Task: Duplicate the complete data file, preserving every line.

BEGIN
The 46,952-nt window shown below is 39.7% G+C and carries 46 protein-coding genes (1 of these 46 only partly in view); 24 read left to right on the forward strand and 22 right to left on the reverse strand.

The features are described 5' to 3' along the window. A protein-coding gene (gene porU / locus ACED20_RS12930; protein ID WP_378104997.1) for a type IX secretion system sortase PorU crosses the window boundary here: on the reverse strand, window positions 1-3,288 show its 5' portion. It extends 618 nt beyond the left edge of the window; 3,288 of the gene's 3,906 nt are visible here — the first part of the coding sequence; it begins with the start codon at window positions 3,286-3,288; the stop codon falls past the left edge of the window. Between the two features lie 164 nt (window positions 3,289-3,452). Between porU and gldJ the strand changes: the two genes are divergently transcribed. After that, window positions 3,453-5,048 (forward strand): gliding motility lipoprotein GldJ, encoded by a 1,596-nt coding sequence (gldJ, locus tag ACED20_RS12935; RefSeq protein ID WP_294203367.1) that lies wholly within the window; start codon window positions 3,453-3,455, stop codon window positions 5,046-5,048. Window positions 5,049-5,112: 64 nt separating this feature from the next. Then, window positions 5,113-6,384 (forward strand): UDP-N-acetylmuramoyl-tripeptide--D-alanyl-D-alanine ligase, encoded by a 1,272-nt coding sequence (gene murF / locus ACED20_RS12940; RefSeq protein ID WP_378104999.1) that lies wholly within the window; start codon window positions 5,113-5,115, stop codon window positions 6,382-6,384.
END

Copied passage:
The 46,952-nt window shown below is 39.7% G+C and carries 46 protein-coding genes (1 of these 46 only partly in view); 24 read left to right on the forward strand and 22 right to left on the reverse strand.

The features are described 5' to 3' along the window. A protein-coding gene (gene porU / locus ACED20_RS12930; protein ID WP_378104997.1) for a type IX secretion system sortase PorU crosses the window boundary here: on the reverse strand, window positions 1-3,288 show its 5' portion. It extends 618 nt beyond the left edge of the window; 3,288 of the gene's 3,906 nt are visible here — the first part of the coding sequence; it begins with the start codon at window positions 3,286-3,288; the stop codon falls past the left edge of the window. Between the two features lie 164 nt (window positions 3,289-3,452). Between porU and gldJ the strand changes: the two genes are divergently transcribed. After that, window positions 3,453-5,048 (forward strand): gliding motility lipoprotein GldJ, encoded by a 1,596-nt coding sequence (gldJ, locus tag ACED20_RS12935; RefSeq protein ID WP_294203367.1) that lies wholly within the window; start codon window positions 3,453-3,455, stop codon window positions 5,046-5,048. Window positions 5,049-5,112: 64 nt separating this feature from the next. Then, window positions 5,113-6,384 (forward strand): UDP-N-acetylmuramoyl-tripeptide--D-alanyl-D-alanine ligase, encoded by a 1,272-nt coding sequence (gene murF / locus ACED20_RS12940; RefSeq protein ID WP_378104999.1) that lies wholly within the window; start codon window positions 5,113-5,115, stop codon window positions 6,382-6,384.